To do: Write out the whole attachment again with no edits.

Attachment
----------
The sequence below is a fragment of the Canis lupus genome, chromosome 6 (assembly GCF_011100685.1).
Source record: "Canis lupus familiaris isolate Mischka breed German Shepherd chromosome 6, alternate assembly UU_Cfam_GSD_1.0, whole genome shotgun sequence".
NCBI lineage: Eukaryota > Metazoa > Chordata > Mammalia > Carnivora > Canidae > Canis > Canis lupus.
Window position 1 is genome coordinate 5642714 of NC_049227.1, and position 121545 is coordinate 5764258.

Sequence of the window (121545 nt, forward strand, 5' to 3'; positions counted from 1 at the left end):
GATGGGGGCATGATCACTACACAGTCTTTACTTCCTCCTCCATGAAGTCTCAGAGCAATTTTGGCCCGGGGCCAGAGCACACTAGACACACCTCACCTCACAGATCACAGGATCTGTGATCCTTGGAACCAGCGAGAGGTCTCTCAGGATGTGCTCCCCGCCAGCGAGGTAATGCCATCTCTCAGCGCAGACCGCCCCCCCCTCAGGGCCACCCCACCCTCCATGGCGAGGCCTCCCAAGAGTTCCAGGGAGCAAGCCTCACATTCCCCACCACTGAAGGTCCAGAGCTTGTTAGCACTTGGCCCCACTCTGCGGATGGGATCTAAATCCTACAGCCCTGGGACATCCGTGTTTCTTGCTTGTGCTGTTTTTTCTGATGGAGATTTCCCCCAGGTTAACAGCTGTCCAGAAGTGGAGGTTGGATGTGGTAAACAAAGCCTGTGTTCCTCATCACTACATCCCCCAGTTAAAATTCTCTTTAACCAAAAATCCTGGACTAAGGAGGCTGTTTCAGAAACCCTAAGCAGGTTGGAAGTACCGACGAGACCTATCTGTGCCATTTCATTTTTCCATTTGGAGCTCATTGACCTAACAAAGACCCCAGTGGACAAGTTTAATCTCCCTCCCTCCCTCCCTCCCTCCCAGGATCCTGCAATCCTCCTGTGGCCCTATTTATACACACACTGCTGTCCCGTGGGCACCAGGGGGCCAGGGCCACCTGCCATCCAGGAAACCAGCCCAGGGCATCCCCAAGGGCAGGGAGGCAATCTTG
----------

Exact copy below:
The sequence below is a fragment of the Canis lupus genome, chromosome 6 (assembly GCF_011100685.1).
Source record: "Canis lupus familiaris isolate Mischka breed German Shepherd chromosome 6, alternate assembly UU_Cfam_GSD_1.0, whole genome shotgun sequence".
NCBI lineage: Eukaryota > Metazoa > Chordata > Mammalia > Carnivora > Canidae > Canis > Canis lupus.
Window position 1 is genome coordinate 5642714 of NC_049227.1, and position 121545 is coordinate 5764258.

Sequence of the window (121545 nt, forward strand, 5' to 3'; positions counted from 1 at the left end):
GATGGGGGCATGATCACTACACAGTCTTTACTTCCTCCTCCATGAAGTCTCAGAGCAATTTTGGCCCGGGGCCAGAGCACACTAGACACACCTCACCTCACAGATCACAGGATCTGTGATCCTTGGAACCAGCGAGAGGTCTCTCAGGATGTGCTCCCCGCCAGCGAGGTAATGCCATCTCTCAGCGCAGACCGCCCCCCCCTCAGGGCCACCCCACCCTCCATGGCGAGGCCTCCCAAGAGTTCCAGGGAGCAAGCCTCACATTCCCCACCACTGAAGGTCCAGAGCTTGTTAGCACTTGGCCCCACTCTGCGGATGGGATCTAAATCCTACAGCCCTGGGACATCCGTGTTTCTTGCTTGTGCTGTTTTTTCTGATGGAGATTTCCCCCAGGTTAACAGCTGTCCAGAAGTGGAGGTTGGATGTGGTAAACAAAGCCTGTGTTCCTCATCACTACATCCCCCAGTTAAAATTCTCTTTAACCAAAAATCCTGGACTAAGGAGGCTGTTTCAGAAACCCTAAGCAGGTTGGAAGTACCGACGAGACCTATCTGTGCCATTTCATTTTTCCATTTGGAGCTCATTGACCTAACAAAGACCCCAGTGGACAAGTTTAATCTCCCTCCCTCCCTCCCTCCCTCCCAGGATCCTGCAATCCTCCTGTGGCCCTATTTATACACACACTGCTGTCCCGTGGGCACCAGGGGGCCAGGGCCACCTGCCATCCAGGAAACCAGCCCAGGGCATCCCCAAGGGCAGGGAGGCAATCTTG